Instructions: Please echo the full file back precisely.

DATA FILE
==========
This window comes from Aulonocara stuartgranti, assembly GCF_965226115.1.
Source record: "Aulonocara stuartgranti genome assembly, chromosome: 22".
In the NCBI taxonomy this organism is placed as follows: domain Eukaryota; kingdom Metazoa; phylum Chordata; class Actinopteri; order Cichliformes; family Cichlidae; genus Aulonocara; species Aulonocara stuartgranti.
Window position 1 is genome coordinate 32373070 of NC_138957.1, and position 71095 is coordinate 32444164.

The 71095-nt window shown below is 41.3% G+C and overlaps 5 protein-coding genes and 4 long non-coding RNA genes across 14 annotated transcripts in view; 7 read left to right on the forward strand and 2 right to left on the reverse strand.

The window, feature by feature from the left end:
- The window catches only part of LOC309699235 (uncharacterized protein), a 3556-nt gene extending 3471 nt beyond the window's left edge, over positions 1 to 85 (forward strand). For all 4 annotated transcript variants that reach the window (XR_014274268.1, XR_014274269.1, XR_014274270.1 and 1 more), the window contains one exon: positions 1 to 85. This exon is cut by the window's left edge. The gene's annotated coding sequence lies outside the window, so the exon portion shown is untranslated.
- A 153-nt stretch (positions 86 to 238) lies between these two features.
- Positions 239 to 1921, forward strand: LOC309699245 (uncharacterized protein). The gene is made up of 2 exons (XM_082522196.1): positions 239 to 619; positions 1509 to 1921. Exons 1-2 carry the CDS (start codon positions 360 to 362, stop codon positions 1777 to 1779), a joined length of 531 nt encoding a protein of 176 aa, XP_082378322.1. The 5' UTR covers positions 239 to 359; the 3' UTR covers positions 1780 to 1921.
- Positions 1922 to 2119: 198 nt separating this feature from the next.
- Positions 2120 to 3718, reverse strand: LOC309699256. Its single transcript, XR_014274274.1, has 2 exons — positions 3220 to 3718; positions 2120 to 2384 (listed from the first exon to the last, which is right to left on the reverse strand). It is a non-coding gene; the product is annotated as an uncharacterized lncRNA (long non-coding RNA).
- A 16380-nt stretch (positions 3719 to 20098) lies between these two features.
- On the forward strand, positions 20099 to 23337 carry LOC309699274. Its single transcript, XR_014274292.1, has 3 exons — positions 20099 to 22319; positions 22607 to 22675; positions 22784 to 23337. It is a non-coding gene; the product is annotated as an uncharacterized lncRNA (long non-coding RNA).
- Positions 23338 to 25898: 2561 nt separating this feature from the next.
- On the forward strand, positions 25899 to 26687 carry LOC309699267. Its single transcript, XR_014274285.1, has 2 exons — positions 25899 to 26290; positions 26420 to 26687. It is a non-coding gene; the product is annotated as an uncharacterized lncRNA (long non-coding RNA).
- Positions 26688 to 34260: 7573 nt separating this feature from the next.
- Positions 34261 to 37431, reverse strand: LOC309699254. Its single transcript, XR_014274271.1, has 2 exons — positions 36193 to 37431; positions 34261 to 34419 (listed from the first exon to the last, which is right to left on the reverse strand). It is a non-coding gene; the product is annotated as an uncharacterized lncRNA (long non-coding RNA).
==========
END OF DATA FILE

This window comes from Aulonocara stuartgranti, assembly GCF_965226115.1.
Source record: "Aulonocara stuartgranti genome assembly, chromosome: 22".
In the NCBI taxonomy this organism is placed as follows: domain Eukaryota; kingdom Metazoa; phylum Chordata; class Actinopteri; order Cichliformes; family Cichlidae; genus Aulonocara; species Aulonocara stuartgranti.
Window position 1 is genome coordinate 32373070 of NC_138957.1, and position 71095 is coordinate 32444164.

The 71095-nt window shown below is 41.3% G+C and overlaps 5 protein-coding genes and 4 long non-coding RNA genes across 14 annotated transcripts in view; 7 read left to right on the forward strand and 2 right to left on the reverse strand.

The window, feature by feature from the left end:
- The window catches only part of LOC309699235 (uncharacterized protein), a 3556-nt gene extending 3471 nt beyond the window's left edge, over positions 1 to 85 (forward strand). For all 4 annotated transcript variants that reach the window (XR_014274268.1, XR_014274269.1, XR_014274270.1 and 1 more), the window contains one exon: positions 1 to 85. This exon is cut by the window's left edge. The gene's annotated coding sequence lies outside the window, so the exon portion shown is untranslated.
- A 153-nt stretch (positions 86 to 238) lies between these two features.
- Positions 239 to 1921, forward strand: LOC309699245 (uncharacterized protein). The gene is made up of 2 exons (XM_082522196.1): positions 239 to 619; positions 1509 to 1921. Exons 1-2 carry the CDS (start codon positions 360 to 362, stop codon positions 1777 to 1779), a joined length of 531 nt encoding a protein of 176 aa, XP_082378322.1. The 5' UTR covers positions 239 to 359; the 3' UTR covers positions 1780 to 1921.
- Positions 1922 to 2119: 198 nt separating this feature from the next.
- Positions 2120 to 3718, reverse strand: LOC309699256. Its single transcript, XR_014274274.1, has 2 exons — positions 3220 to 3718; positions 2120 to 2384 (listed from the first exon to the last, which is right to left on the reverse strand). It is a non-coding gene; the product is annotated as an uncharacterized lncRNA (long non-coding RNA).
- A 16380-nt stretch (positions 3719 to 20098) lies between these two features.
- On the forward strand, positions 20099 to 23337 carry LOC309699274. Its single transcript, XR_014274292.1, has 3 exons — positions 20099 to 22319; positions 22607 to 22675; positions 22784 to 23337. It is a non-coding gene; the product is annotated as an uncharacterized lncRNA (long non-coding RNA).
- Positions 23338 to 25898: 2561 nt separating this feature from the next.
- On the forward strand, positions 25899 to 26687 carry LOC309699267. Its single transcript, XR_014274285.1, has 2 exons — positions 25899 to 26290; positions 26420 to 26687. It is a non-coding gene; the product is annotated as an uncharacterized lncRNA (long non-coding RNA).
- Positions 26688 to 34260: 7573 nt separating this feature from the next.
- Positions 34261 to 37431, reverse strand: LOC309699254. Its single transcript, XR_014274271.1, has 2 exons — positions 36193 to 37431; positions 34261 to 34419 (listed from the first exon to the last, which is right to left on the reverse strand). It is a non-coding gene; the product is annotated as an uncharacterized lncRNA (long non-coding RNA).